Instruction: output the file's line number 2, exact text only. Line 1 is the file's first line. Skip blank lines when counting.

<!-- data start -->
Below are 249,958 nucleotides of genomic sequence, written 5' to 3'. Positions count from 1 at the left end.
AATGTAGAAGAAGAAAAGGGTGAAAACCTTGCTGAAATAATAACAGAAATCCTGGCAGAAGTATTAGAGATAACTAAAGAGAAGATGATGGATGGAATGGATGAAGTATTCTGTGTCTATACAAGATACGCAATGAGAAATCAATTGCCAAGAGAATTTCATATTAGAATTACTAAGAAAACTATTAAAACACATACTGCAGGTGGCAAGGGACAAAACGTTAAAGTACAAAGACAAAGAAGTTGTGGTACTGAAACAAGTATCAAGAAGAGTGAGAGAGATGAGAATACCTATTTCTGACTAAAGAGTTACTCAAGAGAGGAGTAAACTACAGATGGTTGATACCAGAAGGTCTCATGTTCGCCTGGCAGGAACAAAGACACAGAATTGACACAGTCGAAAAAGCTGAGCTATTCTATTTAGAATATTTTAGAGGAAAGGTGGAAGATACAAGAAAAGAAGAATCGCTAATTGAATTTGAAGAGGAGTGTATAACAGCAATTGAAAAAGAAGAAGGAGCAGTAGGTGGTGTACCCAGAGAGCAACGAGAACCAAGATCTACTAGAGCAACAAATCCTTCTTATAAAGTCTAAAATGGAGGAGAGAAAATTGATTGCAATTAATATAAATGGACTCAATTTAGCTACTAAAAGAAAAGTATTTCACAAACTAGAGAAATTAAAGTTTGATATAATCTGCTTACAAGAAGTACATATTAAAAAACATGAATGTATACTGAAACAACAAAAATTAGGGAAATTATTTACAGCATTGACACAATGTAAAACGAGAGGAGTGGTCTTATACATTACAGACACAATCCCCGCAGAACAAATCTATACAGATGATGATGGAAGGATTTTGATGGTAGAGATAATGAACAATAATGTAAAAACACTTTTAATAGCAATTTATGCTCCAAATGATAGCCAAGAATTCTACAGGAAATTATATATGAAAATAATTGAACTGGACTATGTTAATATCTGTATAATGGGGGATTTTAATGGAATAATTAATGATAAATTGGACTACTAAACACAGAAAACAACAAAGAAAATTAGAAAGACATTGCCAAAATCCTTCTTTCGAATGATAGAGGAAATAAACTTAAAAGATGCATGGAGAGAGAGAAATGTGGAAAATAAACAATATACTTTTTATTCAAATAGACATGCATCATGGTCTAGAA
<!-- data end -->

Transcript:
AATGTAGAAGAAGAAAAGGGTGAAAACCTTGCTGAAATAATAACAGAAATCCTGGCAGAAGTATTAGAGATAACTAAAGAGAAGATGATGGATGGAATGGATGAAGTATTCTGTGTCTATACAAGATACGCAATGAGAAATCAATTGCCAAGAGAATTTCATATTAGAATTACTAAGAAAACTATTAAAACACATACTGCAGGTGGCAAGGGACAAAACGTTAAAGTACAAAGACAAAGAAGTTGTGGTACTGAAACAAGTATCAAGAAGAGTGAGAGAGATGAGAATACCTATTTCTGACTAAAGAGTTACTCAAGAGAGGAGTAAACTACAGATGGTTGATACCAGAAGGTCTCATGTTCGCCTGGCAGGAACAAAGACACAGAATTGACACAGTCGAAAAAGCTGAGCTATTCTATTTAGAATATTTTAGAGGAAAGGTGGAAGATACAAGAAAAGAAGAATCGCTAATTGAATTTGAAGAGGAGTGTATAACAGCAATTGAAAAAGAAGAAGGAGCAGTAGGTGGTGTACCCAGAGAGCAACGAGAACCAAGATCTACTAGAGCAACAAATCCTTCTTATAAAGTCTAAAATGGAGGAGAGAAAATTGATTGCAATTAATATAAATGGACTCAATTTAGCTACTAAAAGAAAAGTATTTCACAAACTAGAGAAATTAAAGTTTGATATAATCTGCTTACAAGAAGTACATATTAAAAAACATGAATGTATACTGAAACAACAAAAATTAGGGAAATTATTTACAGCATTGACACAATGTAAAACGAGAGGAGTGGTCTTATACATTACAGACACAATCCCCGCAGAACAAATCTATACAGATGATGATGGAAGGATTTTGATGGTAGAGATAATGAACAATAATGTAAAAACACTTTTAATAGCAATTTATGCTCCAAATGATAGCCAAGAATTCTACAGGAAATTATATATGAAAATAATTGAACTGGACTATGTTAATATCTGTATAATGGGGGATTTTAATGGAATAATTAATGATAAATTGGACTACTAAACACAGAAAACAACAAAGAAAATTAGAAAGACATTGCCAAAATCCTTCTTTCGAATGATAGAGGAAATAAACTTAAAAGATGCATGGAGAGAGAGAAATGTGGAAAATAAACAATATACTTTTTATTCAAATAGACATGCATCATGGTCTAGAA